SA dodges downgrade for now

Last week ended with a welcome sigh of relief with Standard & Poor’s (S&P), one of the major global rating agencies, announcing its decision not to downgrade South Africa’s credit rating to junk status.

In the time leading up to this announcement, Treasury and the Finance minister put their best foot forward in an attempt to show S&P that improvements were in progress. Frequent talks and discussions with government and the private sector were held to determine how to tackle the problems highlighted by the rating agencies as hindering the economy. Although it might seem that their work has paid off, there is a big caveat.

As many market experts had predicted, even though S&P did not downgrade South Africa to junk status on Friday, it is widely expected do so in December this year. So whilst there is a welcome reprieve, more work remains to be done.

Credit rating

One need only look at the steady decline in South Africa’s rating over the last few years to see how much still needs to be done.

As it stands, the three main rating agencies (S&P, Fitch and Moody’s) have all assigned South Africa’s rating as ‘investment grade’ – though only just. Incidentally Fitch is expected to announce its view on South Africa’s credit rating this week.

Furthermore, market outlooks are generally negative, attesting to the structural problems within the economy which need to be addressed, otherwise a downgrade will materialise.

Markets

Prior to Friday’s announcement, the bond markets had mostly priced in a downgrade. This was due to an increase in bond yields. As assets are deemed riskier, investors require a higher return in order to invest in these riskier assets and therefore their yields increase.

Another statistic to monitor is the country credit default swap (“CDS”) spread. This measures what the market demands to be paid to insure a country’s debt. South Africa’s CDS spread has increased over the past months as the markets expected a downgrade. Our CDS spread is currently in line with some countries which are not investment grade, meaning that market has mostly priced in a downgrade. These increased bond yields and CDS spreads have been seen in other countries (for example Brazil) that have gone on to be downgraded to junk status.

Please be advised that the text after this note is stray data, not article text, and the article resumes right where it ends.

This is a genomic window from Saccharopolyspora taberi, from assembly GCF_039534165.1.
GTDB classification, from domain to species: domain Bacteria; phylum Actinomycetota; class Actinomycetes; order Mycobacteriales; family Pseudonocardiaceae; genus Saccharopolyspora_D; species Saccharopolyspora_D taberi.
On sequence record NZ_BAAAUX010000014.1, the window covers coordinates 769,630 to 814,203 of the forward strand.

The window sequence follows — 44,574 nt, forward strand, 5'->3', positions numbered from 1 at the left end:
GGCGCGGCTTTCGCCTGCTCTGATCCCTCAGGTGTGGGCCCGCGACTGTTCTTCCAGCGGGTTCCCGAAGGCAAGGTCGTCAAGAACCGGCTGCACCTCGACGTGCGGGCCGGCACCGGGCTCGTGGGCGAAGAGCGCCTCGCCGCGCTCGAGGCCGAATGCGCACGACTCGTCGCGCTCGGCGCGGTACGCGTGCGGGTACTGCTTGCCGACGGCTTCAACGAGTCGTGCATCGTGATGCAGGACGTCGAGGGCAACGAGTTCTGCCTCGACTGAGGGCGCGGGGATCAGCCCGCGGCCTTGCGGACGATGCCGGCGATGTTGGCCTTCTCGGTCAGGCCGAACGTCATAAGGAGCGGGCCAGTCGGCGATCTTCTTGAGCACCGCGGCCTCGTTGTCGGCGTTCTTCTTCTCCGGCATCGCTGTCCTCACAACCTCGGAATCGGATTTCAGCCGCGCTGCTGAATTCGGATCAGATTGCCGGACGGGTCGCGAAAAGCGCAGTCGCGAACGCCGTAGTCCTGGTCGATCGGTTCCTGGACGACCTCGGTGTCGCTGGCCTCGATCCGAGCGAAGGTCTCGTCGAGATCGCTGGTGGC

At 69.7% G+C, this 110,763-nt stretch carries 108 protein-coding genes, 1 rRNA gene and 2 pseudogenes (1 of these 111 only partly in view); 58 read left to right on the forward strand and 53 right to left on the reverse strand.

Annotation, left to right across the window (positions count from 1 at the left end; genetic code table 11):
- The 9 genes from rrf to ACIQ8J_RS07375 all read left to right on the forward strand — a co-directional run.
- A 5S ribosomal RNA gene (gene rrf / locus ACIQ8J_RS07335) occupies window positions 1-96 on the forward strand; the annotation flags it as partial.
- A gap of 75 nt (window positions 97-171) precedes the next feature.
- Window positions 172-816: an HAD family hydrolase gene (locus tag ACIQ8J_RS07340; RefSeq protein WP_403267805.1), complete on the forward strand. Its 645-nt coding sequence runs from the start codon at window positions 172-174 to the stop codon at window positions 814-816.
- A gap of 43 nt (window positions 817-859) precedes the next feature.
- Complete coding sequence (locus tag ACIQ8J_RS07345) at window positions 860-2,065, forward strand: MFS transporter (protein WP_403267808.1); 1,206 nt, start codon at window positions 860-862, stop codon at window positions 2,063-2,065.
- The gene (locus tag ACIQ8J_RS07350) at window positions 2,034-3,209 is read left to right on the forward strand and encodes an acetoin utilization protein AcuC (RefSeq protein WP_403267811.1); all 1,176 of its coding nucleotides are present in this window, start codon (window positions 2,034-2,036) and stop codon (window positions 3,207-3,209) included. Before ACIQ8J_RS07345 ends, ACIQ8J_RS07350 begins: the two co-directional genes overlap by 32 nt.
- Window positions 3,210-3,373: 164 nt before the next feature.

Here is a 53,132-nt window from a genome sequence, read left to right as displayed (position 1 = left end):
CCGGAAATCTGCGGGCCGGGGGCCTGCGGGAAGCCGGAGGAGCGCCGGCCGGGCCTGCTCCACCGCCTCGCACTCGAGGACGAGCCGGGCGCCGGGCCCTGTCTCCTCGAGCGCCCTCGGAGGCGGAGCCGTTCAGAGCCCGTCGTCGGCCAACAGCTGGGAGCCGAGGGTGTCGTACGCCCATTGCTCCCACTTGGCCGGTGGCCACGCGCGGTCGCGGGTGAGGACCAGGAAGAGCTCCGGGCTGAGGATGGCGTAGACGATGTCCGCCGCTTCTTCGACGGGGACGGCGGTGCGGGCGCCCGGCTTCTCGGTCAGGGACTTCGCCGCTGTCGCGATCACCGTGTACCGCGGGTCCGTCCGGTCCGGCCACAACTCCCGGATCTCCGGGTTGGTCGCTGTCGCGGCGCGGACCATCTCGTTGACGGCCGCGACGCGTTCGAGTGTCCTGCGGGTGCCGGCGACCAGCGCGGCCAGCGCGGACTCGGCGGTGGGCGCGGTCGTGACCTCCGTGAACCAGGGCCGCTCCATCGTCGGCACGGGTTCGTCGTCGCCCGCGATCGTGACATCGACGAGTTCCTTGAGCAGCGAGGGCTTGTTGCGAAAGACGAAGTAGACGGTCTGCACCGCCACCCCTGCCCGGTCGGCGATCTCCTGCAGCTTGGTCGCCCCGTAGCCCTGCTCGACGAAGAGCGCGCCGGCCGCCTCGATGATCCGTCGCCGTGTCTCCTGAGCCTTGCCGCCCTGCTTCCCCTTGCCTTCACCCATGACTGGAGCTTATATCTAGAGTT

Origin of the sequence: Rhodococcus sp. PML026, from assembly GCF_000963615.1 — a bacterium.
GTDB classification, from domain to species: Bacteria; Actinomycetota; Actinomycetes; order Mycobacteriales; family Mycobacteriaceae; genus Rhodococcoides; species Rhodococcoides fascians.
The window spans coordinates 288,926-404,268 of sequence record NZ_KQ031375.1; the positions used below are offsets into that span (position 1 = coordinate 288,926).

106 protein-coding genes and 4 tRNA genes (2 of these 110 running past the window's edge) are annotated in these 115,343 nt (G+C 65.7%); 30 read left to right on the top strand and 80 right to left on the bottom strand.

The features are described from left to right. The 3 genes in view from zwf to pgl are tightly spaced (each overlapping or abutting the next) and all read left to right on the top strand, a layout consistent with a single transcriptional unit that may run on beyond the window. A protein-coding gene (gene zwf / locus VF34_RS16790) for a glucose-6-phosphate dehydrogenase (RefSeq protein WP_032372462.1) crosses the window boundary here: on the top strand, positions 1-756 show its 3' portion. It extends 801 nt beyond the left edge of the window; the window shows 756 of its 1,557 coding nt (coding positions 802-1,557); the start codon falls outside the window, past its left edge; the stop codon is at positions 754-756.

The way forward

Although there is no downgrade for now, the market believes this can and will still happen due to a number of structural problems that still need to be addressed, including:

  • minimal expected economic growth (the economy is only expected to grow by less than 1% over 2016, down from 1.3% in 2015);
  • high levels of unemployment (currently around 26%)
  • tensions in the labour markets;
  • political strains etc.

All of these factors have contributed to the weakening rand and increasing inflation. In turn, this reduces the consumers’ spending power which is key to improving economic growth.

Anxiety in the markets is therefore expected to continue, manifesting itself through continued weakening in the rand and volatility in equity and bond markets. If the rating agencies are left unconvinced we will most likely see a downgrade to junk status later this year.

If you have any questions on the above, please do contact us at Novare.